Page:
Exert looks like a mechanic I’ll really enjoy.  I’m looking forward to finding a way to give my creatures with exert vigilance somehow, so I can exert every turn with no drawback.

Another thing that Wizards showed off this week is the new punch card that will be found in booster packs.  Here’s what that looks like.

As you can see, this new punch card will be perforated so it can easily be torn apart to provide players with -1/-1 counters, counters to mark which creatures have been exerted, and counters to show which creatures have been embalmed in the even that you don’t have the appropriate token to represent this.  There’s also brick counters which can be used on Oracle’s Vault (and possibly other cards as well).  I’m not sure if the punch card will be a new feature found in all upcoming Magic sets or not, but I think it’s pretty neat.

Next, let’s take a look at the first card that was spoiled from Amonkhet, Dusk // Dawn.

I’ll be the first to admit, when I first saw this card, I didn’t like the layout of it.  But as time has passed and I have considered things more, I’ve come to like this layout quite a bit.  It’s very functional, and I can appreciate that.  When the card is in your hand, there’s no need to turn it sideways to read it like split cards of the past.  The only ability that can be used is the ability that can be read easily (the Dusk portion of the card).  Once the card hits your graveyard, simply turn the card sideways so that the Dawn portion of the card sticks out and can be read easily.  It’s very functional which I appreciate.  I do agree with the art enthusiasts, though.  The art does get lost on this card since it’s so small, which is a shame.

The last cards I’d like to look at today are the two new Planeswalker cards from the planeswalker decks.  They are Gideon, Martial Paragon and Liliana, Death Wielder.

Gideon, Martial Paragon  Liliana, Death Wielder

If all had gone according to plan, this Gideon, along with the version of Gideon that can be found in booster packs, would have been the only Gideon’s in Standard.  However since Wizards of the Coast reversed their decision to have individual blocks rotate out of Standard twice a year, we’re stuck having Gideon, Ally of Zendikar in Standard for one more block, giving us three versions of him.  Will either of Amonkhet‘s Gideon’s be able to supplant Gideon, Ally of Zendikar in Standard?  Only time will tell.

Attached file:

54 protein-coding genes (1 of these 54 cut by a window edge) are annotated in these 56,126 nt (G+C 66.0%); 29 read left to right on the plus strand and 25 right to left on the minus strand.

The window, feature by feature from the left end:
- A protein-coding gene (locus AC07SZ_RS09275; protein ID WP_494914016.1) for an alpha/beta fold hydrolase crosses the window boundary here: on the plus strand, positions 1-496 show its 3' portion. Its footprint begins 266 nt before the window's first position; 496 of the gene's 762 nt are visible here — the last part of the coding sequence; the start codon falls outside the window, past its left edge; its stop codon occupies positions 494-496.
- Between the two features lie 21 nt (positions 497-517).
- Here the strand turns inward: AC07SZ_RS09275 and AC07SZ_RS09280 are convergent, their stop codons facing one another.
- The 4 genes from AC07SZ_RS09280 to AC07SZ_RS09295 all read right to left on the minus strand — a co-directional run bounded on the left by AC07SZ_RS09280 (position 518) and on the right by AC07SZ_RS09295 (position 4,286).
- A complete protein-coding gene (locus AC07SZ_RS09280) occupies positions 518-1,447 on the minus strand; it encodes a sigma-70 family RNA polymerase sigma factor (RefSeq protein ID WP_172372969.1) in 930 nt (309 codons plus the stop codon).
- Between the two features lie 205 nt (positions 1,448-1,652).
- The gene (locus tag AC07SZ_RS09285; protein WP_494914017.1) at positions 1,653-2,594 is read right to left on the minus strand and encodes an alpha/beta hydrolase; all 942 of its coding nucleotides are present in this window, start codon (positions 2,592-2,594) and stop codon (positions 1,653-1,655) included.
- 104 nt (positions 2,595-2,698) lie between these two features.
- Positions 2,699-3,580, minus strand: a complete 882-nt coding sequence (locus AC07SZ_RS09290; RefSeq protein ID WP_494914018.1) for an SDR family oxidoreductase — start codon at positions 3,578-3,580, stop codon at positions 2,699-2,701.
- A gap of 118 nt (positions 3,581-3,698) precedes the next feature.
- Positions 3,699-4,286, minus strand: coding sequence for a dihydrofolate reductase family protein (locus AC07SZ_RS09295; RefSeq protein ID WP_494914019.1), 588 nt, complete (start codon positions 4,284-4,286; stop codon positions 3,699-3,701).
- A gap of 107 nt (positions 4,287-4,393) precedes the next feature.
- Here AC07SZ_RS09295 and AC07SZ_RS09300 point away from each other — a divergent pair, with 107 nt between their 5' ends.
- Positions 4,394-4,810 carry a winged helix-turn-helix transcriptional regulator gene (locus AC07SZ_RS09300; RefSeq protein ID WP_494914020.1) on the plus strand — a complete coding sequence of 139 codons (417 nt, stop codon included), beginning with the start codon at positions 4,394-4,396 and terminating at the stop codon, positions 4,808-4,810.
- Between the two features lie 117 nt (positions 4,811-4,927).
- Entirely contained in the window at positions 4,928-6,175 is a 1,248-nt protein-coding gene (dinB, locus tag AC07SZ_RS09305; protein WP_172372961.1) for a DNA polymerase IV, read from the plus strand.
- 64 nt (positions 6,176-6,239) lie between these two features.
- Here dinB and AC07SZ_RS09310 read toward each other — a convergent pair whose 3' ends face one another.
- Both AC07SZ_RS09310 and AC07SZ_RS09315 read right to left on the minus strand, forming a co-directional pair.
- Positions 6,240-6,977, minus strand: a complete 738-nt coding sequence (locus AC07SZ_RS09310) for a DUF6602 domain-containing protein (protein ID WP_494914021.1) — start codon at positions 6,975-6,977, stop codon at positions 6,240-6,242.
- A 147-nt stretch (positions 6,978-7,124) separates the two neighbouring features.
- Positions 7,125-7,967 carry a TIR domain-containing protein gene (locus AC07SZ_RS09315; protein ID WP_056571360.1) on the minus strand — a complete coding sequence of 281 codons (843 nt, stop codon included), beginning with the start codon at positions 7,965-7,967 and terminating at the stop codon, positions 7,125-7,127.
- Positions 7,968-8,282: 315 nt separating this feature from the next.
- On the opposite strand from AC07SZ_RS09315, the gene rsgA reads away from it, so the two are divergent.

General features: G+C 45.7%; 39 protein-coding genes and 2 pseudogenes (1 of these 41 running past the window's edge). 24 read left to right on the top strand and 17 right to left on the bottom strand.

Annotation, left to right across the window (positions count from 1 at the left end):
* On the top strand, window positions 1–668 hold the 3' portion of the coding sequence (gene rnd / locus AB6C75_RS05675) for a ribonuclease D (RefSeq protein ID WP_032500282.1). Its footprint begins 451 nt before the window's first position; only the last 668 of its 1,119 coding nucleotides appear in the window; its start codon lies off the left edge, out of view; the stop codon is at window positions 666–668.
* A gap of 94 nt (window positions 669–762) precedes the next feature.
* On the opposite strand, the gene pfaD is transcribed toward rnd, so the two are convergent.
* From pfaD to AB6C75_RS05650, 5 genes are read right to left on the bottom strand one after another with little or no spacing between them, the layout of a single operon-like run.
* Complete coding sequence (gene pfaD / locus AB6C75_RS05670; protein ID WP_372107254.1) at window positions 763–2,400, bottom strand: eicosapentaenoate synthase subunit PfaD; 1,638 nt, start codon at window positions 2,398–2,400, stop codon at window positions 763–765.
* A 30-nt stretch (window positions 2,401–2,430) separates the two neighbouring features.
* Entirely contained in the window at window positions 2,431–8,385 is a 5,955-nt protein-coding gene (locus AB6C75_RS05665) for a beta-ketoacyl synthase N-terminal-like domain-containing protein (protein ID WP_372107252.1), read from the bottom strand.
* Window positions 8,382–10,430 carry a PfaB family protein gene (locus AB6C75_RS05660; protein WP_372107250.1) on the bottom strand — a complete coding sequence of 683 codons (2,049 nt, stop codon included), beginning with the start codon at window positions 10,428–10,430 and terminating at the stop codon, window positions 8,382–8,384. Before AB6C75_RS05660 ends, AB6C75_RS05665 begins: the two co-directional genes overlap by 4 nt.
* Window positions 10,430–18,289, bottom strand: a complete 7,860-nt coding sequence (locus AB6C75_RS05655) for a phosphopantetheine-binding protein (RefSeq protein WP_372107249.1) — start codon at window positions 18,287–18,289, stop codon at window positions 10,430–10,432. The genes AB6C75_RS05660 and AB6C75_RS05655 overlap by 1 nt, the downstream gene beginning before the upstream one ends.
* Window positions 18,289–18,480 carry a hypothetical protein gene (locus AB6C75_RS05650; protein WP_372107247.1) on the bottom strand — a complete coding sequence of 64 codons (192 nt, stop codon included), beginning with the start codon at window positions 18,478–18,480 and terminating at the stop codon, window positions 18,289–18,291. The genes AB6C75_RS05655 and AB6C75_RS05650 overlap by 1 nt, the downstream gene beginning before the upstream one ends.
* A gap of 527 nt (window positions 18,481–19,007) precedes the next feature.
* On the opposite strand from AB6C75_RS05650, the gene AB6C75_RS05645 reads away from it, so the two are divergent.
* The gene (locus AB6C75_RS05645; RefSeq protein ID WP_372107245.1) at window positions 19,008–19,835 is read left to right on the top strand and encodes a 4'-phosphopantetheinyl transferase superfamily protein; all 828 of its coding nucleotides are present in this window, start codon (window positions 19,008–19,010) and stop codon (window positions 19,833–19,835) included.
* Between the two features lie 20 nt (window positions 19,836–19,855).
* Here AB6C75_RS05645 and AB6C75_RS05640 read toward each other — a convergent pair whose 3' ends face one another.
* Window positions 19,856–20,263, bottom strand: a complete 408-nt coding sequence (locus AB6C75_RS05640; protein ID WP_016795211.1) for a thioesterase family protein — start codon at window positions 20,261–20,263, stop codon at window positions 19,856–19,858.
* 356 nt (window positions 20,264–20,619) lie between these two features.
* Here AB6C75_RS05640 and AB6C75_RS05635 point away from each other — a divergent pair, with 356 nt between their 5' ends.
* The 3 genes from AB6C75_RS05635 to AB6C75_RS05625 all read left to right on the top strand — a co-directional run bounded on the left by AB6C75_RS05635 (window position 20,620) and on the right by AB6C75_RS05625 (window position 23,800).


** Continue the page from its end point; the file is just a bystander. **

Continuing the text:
That’s all I have time for this week.  Thank you for taking this journey to Amonkhet with me as we reviewed some of the new cards and mechanics.  Official spoilers begin on April 3rd, so this is a very exciting time.  What is your favorite new (or returning) mechanic?  What do you think of the new cards that have been spoiled?  Let me know by leaving a comment below.  And be sure to join me again next week for another episode of Raise Your Standards.  Until then, enjoy the beginning of spoiler season.


Mike Likes

Mike Likes

Mike started playing Magic back in 1994, but gave it up at the end of 1995. He came back to the game during the Lorwyn block and has been playing ever since. Around this time, he opened and ran his own comic & game store, while also raising his newborn daughter. After 8 years, he sold his business and moved to Wisconsin with his wife and daughter. With the debut of Kaladesh, his entire family became regular Magic players. He now has hopes of competing alongside his wife and daughter at a Grand Prix or similar event in the future. #MTGDad